You ever feel like Kevin Spacey’s character in “American Beauty?”
You have an indoor job that doesn’t require a lot hard physical labor. So theoretically you have an easy job, but you come home from work every day tired. You’d think you would have lots of energy because there’s so little sensory stimulation in suburbia, but your job is stressful and pointless. You have no job satisfaction. The only places you ever go are to work, a gas station, home, a grocery store, and occasionally a restaurant or mall. Wash, rinse, repeat over and over again. Your life is a skipping CD. It has become so routine that you can do it without thinking, and sometimes you do. Months fly by and you don’t even realize it because you’ve been asleep at the wheel the whole time.
Then one day you take a vacation to someplace you’ve always dreamed of, and your vacation probably goes something like this: You spend the whole vacation running from attraction to attraction in a wild frenzy trying to fit everything into your short trip, which makes you more exhausted than when your vacation started so that you’re relieved when you get home. When you get home you realize you spent way more money than you budgeted, because you got overcharged for everything, and now you’re going to stress out over making your money back. Despite all the problems with your vacation it still got you thinking about how jealous you are of the people who live in the picturesque place you visited, and now you’re depressed because you had a taste of a better life (that you know someone else is living), and now you have a frame of reference with which to measure how dismal your bland, stressful, circular life is.
So you get back to your bland, stressful, circular routine and the memory of your vacation quickly rides the conveyor belt of time to the back of your mind. You don’t realize it, but if you had have enough money or vacation time left you’d take another vacation as a roundabout way to buy happiness, but since you can’t do that you’re forced to endure the unfulfilling lifestyle you’re trapped in. So you try to find little ways to bring some happiness in your life (or at least ways to feel alive): buying a new hat, masturbating, watching a movie, going bowling, getting drunk, eating at a new restaurant, etc.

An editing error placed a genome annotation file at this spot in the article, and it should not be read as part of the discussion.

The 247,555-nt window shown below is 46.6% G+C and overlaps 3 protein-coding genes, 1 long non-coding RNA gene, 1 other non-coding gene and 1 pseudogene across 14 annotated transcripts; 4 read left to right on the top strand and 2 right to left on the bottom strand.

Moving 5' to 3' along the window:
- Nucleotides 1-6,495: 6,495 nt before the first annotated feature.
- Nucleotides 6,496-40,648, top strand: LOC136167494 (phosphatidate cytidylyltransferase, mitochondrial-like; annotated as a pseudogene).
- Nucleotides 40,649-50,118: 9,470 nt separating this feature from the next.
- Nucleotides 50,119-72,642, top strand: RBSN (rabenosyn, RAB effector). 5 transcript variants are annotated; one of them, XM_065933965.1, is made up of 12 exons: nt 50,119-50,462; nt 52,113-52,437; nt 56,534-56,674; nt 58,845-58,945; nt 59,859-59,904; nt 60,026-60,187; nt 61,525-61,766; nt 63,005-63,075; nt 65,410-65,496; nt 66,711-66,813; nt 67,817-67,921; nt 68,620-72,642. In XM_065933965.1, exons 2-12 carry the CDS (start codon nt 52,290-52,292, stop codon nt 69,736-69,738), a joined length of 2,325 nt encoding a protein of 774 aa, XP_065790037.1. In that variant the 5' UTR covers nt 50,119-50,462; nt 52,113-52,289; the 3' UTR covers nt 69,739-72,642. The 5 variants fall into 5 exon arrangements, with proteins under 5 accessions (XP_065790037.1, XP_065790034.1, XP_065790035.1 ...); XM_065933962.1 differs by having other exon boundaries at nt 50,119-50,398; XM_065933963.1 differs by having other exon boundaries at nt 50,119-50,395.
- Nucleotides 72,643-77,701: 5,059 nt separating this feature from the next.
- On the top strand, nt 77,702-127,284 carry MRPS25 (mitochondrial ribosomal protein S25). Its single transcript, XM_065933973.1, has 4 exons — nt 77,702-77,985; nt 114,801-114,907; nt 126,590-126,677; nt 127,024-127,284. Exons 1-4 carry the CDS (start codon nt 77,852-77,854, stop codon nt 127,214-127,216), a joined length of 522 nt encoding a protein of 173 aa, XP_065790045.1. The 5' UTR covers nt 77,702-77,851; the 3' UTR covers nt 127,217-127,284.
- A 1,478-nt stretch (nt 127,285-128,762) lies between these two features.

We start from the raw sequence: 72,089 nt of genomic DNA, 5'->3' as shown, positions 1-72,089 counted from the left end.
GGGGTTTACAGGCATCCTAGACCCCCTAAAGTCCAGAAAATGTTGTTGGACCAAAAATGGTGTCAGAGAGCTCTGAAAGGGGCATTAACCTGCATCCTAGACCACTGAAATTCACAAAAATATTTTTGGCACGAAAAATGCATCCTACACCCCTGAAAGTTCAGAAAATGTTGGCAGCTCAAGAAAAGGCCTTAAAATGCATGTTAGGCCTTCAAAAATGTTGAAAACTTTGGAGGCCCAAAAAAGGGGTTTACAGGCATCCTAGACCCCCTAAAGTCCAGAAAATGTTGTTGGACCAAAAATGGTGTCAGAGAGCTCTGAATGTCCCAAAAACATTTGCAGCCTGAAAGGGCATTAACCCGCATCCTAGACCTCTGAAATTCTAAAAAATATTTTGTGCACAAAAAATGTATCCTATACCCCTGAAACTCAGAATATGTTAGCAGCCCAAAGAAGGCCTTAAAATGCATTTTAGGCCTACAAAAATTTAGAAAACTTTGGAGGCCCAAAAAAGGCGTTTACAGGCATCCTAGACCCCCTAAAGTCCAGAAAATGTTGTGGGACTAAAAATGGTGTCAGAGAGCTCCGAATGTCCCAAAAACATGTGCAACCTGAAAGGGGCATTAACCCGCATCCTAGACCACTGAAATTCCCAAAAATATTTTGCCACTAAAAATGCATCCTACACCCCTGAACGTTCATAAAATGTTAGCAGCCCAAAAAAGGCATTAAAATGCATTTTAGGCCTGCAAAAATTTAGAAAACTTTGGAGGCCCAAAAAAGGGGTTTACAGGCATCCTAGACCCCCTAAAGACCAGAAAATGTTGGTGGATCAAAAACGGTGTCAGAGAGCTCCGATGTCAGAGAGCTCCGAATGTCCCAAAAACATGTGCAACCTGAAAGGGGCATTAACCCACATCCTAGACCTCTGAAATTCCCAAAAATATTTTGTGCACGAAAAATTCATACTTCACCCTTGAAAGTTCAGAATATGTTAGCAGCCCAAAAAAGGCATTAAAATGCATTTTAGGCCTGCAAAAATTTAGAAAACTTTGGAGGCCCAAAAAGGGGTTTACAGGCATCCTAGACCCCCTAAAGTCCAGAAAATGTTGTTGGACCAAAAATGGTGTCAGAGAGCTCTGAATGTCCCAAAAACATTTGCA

So basically you have a tiny life, and it starts to feel claustrophobic. That compounded with your stress and lack of respite you start feeling depressed and develop panic attacks. You start to suspect that there’s something wrong with you, and all the self-help books you read agree you’re an ungrateful emotional cripple for not being maniacally happy every moment of every day. Since the self-help books didn’t solve your problems (and actually made you feel more guilty) you suspect there is something wrong with you biologically. So you go to see a therapist who puts you on antidepressants, which make your stifling lifestyle more bearable by forcing you to be happy chemically.
The problem isn’t that you don’t understand the self-help secret of life, and the problem isn’t biological for most people. The problem is that our economy is designed to force you into a repetitive, stressful, lackluster lifestyle that is too expensive for most people to escape. Nobody intentionally designed it like that. It’s just the way it happened. If beer or antidepressants help you get through it then you may as well try them, because you’re probably going to be stuck in the cycle for a long time. Here are some other helpful hints for coping with modern life: Go insane. Get a hobby. Convince your boss to let you wear pajamas to work. Exercise. Work in the porn industry. Quit your job and move to a third world country.
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